– “Introduction,” Telling the Stories Right, xiv

 

Wendell Berry, respected author and essayist, is also known for his fiction, including eight novels and over fifty short stories which form an overlapping composite history of the fictional Kentucky farming community of Port William, and the “membership” of individuals and families who have lived and died there since the Civil War. The narratives need not be read in order, and the reader will find accounts of the same events from different characters (or the same characters) at different times and with different emphases. Several of the novels focus on a single character (e.g. Nathan Coulter, Jayber Crow, Hannah Coulter, Andy Catlett), and track the whole, or a part of his or her life in the community. Berry’s first novel was published in 1960 and his most recent in 2006, though he has continued to produce Port William short stories up through last year. (Consider the breadth of a life of fiction spanning from To Kill a Mockingbird to The Dog Stars.)
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Last night, I finished reading Karen Swallow Prior’s excellent new book:

 

On Reading Well:
Finding the Good Life
through Great Books
Karen Swallow Prior

 
Hardback: Brazos Press, 2018.
Buy Now: [ Amazon ] [ Kindle

 
 

The book is excellent. I wholeheartedly agree with Prior’s description of reading as a practice that forms virtue in us.

My only regret was that I hadn’t read (or recently read) a number of the novels that she explores in the book

 

Read the
Book’s Introduction:

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The Free and the Lost.
 
A Review of
 

The Mars Room:
A Novel

Rachel Kushner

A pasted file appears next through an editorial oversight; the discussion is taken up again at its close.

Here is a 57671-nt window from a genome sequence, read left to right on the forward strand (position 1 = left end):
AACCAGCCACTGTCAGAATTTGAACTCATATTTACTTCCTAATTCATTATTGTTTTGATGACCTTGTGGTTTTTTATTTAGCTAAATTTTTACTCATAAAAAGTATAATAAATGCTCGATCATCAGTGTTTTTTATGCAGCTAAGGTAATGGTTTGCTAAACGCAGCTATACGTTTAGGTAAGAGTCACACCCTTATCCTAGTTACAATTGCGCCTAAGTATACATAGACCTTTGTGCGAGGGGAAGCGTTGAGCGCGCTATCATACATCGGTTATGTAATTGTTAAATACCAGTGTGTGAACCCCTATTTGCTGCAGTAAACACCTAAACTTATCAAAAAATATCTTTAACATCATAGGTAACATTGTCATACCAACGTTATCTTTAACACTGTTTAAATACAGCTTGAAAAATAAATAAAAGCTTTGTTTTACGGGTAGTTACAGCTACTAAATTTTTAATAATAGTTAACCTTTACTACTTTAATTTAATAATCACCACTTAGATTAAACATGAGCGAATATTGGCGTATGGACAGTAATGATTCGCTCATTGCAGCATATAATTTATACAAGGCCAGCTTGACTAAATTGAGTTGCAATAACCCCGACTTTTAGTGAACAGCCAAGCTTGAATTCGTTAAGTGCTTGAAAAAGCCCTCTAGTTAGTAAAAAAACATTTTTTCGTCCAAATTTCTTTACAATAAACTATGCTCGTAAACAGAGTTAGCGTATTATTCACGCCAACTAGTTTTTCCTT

Hardback: Scribner, 2018
Buy Now:
Amazon ]  [ KindleAudible ]

 
Reviewed by Grant Currier

 

I won’t lie to you and say I didn’t devour Rachel Kushner’s newest novel; I did. Gorged myself on its lucid prose and somber setting that spread over the crispness of even its vulgar passages like frosting over a hot cake. During Epiphany, thousands of New Orleanians partake of their carnival bread, the king cake in which a minuscule baby doll is typically placed as an act of symbolism. As I read The Mars Room, I felt I was feeding on a literary king cake searching for the trinketry of a plastic baby Jesus, for the rich symbolism of humanity’s suffering and redemption. My fingers became almost sticky with the text’s messiness, but I kept eating believing I would find the doll, the redemption, but with the entirety of the novel digested, I have to confront the empty promise, though the book is not without its delicacies.

To be fair, Kushner’s novel makes no such promises of redemption. Her ingredients are more fractional, providing a plot as thinly salubrious as wheat germ (escape from prison), and populating the narrative with characters as substantial as garnish, with few if any being fully cooked characters.

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With the Labor Day weekend upon us, here are the 25 new books that we are most eager to read this fall…

Thanks to our Contributing Editor John Wilson for some of these recommendations!

[ Theology ] [ Fiction ] [ Gen. Nonfiction ]  [ Literary ]
[ Place ]   [ Poetry / Young Readers ]

THEOLOGY:

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Here are a few new book releases from this week that are worth checking out:

(Where possible, we have also tried to include a review/interview related to the book…)

  

A Peculiar Orthodoxy: Reflections on Theology and the Arts 

Jeremy Begbie

*** READ the Introduction to this book…
   (via Google Books)